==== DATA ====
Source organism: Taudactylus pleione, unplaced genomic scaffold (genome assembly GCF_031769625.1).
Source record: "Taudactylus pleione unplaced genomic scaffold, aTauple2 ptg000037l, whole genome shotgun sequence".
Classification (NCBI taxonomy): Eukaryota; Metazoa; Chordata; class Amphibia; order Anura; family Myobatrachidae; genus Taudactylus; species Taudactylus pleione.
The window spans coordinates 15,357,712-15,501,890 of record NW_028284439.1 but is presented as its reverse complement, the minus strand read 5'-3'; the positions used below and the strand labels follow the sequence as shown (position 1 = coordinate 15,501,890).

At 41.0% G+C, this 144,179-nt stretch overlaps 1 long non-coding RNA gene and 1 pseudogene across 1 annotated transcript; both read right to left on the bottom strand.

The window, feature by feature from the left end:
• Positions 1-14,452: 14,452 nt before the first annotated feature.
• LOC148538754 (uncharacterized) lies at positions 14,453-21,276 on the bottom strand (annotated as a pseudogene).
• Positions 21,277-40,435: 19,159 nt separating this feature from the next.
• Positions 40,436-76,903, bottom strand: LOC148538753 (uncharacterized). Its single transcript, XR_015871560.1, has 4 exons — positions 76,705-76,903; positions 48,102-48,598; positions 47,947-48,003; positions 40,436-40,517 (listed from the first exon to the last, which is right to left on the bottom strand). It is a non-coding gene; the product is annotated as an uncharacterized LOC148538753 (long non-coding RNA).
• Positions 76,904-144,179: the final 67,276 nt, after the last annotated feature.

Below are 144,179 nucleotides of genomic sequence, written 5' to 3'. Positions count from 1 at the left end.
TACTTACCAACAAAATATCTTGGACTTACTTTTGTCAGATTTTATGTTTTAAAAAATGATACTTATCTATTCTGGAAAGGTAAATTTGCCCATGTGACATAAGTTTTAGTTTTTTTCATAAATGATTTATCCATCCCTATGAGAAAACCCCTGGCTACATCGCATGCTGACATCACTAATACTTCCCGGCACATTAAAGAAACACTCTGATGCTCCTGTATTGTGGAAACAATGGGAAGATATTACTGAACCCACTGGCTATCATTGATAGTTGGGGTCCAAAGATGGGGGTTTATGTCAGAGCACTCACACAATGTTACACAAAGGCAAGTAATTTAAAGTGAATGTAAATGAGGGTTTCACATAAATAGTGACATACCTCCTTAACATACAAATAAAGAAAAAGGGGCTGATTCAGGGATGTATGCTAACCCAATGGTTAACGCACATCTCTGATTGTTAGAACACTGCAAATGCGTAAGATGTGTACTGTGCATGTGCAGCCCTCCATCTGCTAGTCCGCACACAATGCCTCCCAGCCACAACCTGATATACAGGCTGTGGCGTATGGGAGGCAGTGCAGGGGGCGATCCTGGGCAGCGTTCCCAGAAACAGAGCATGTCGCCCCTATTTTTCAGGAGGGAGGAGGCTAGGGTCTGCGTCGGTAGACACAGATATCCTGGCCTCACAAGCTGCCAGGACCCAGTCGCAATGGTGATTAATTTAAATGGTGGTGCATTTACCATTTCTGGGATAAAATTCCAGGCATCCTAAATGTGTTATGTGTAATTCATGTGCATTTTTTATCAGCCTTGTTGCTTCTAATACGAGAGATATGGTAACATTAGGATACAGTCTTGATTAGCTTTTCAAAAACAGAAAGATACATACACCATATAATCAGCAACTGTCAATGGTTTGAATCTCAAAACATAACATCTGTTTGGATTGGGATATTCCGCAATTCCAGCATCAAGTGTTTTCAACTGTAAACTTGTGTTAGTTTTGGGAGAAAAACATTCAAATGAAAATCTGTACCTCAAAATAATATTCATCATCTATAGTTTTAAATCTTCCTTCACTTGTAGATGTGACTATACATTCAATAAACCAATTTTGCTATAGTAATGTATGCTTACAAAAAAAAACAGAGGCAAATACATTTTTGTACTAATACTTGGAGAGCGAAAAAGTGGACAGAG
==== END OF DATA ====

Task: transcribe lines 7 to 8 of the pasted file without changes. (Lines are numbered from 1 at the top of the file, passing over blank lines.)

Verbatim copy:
• Positions 1-14,452: 14,452 nt before the first annotated feature.
• LOC148538754 (uncharacterized) lies at positions 14,453-21,276 on the bottom strand (annotated as a pseudogene).